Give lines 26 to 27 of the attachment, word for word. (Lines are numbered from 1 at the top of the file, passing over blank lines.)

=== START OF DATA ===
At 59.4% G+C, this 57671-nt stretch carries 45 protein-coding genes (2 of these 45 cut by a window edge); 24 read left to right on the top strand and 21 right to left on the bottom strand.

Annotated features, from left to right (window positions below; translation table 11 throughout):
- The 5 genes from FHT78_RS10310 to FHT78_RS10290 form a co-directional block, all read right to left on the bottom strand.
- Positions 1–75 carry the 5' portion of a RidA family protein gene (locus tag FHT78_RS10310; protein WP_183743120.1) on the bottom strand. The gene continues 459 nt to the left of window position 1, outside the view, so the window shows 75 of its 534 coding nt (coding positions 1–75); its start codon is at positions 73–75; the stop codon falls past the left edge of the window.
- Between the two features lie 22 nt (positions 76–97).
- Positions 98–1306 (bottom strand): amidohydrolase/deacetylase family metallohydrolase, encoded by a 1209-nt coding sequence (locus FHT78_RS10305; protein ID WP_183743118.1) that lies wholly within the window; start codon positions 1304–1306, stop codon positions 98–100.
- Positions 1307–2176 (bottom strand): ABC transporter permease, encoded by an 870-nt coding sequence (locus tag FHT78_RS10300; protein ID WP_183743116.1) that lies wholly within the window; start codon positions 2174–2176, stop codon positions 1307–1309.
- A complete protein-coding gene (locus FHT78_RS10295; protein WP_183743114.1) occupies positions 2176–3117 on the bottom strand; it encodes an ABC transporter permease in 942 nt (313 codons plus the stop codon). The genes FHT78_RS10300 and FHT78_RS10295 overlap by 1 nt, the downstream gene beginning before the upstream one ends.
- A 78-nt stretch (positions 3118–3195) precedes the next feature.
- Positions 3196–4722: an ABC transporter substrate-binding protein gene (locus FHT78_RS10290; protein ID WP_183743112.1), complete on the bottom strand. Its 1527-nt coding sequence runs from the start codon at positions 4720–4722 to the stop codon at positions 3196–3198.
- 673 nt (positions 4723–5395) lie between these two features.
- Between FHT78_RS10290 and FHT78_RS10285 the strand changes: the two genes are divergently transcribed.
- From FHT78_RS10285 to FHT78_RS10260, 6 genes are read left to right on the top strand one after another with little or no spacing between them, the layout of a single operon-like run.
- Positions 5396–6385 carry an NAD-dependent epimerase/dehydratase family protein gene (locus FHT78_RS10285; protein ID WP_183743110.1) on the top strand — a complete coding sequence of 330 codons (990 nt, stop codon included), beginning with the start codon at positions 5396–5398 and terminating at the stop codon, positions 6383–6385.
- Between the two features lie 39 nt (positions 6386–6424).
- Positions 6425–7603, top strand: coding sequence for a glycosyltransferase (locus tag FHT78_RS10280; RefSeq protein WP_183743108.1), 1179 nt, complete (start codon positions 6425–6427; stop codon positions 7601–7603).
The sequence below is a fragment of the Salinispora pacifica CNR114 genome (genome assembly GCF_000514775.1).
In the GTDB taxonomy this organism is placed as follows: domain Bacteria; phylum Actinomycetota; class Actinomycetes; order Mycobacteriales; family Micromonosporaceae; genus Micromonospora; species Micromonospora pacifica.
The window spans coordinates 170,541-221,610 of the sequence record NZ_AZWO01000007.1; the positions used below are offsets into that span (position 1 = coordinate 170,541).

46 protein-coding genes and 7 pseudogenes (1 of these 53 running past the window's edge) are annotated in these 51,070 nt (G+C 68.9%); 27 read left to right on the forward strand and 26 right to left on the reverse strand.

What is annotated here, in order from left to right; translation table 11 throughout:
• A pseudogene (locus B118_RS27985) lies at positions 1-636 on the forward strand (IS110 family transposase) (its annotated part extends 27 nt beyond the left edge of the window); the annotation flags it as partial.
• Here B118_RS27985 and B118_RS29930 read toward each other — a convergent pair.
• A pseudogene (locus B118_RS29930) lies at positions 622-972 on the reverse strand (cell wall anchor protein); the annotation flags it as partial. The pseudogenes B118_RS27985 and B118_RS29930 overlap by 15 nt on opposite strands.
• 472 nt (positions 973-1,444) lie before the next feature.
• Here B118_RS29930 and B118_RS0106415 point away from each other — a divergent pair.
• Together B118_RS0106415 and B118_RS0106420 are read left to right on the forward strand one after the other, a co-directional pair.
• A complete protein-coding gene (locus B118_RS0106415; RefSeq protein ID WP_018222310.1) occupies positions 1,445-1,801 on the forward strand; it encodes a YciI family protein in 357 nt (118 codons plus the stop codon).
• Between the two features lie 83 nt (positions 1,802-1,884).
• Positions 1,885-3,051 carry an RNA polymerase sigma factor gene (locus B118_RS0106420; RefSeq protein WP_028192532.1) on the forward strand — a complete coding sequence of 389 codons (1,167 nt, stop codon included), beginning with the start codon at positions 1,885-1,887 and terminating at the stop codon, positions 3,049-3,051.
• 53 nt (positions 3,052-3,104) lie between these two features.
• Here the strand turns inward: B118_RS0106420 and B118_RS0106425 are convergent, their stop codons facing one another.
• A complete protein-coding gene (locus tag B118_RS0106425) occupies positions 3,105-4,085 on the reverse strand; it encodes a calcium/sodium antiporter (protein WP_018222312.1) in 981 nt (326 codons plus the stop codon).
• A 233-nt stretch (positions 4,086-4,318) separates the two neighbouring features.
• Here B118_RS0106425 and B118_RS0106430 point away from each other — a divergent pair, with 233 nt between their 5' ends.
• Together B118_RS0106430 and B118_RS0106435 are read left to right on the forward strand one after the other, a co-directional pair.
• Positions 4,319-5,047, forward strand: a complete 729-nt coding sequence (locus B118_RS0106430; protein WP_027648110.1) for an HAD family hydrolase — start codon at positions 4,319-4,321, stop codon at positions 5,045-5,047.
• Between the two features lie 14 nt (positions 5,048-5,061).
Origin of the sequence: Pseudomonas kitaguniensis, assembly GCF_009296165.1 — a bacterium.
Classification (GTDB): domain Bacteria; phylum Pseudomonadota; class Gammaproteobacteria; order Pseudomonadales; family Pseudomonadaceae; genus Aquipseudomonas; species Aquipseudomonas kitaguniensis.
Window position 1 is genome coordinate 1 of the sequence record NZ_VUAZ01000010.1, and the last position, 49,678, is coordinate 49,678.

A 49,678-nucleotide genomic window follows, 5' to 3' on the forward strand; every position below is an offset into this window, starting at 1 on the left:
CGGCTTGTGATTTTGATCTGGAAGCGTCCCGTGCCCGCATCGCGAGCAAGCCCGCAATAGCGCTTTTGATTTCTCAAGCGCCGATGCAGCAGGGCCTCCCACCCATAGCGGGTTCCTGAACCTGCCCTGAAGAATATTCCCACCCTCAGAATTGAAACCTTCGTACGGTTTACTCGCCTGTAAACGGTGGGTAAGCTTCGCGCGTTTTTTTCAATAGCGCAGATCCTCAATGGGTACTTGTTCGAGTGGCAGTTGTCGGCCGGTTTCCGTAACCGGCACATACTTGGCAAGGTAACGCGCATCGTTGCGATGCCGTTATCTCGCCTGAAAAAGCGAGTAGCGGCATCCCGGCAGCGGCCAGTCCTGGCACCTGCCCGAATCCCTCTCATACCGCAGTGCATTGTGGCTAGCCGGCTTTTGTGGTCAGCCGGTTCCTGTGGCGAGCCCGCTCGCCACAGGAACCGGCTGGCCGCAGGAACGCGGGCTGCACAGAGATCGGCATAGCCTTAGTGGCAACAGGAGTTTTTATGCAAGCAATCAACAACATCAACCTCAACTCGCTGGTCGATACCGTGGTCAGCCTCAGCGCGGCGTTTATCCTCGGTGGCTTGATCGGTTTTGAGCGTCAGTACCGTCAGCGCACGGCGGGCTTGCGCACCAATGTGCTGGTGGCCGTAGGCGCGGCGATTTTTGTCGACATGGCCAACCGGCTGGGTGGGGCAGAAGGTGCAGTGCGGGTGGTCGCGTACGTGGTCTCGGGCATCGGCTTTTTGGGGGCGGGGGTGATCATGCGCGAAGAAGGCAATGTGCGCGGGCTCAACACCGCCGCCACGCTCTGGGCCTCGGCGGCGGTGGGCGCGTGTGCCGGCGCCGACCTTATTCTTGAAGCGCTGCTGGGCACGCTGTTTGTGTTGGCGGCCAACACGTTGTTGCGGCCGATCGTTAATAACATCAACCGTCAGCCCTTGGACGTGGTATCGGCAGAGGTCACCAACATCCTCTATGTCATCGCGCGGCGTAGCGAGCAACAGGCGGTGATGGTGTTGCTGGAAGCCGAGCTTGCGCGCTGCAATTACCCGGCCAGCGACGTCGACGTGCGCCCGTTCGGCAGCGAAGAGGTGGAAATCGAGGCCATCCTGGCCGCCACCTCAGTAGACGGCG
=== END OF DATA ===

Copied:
• Here B118_RS29930 and B118_RS0106415 point away from each other — a divergent pair.
• Together B118_RS0106415 and B118_RS0106420 are read left to right on the forward strand one after the other, a co-directional pair.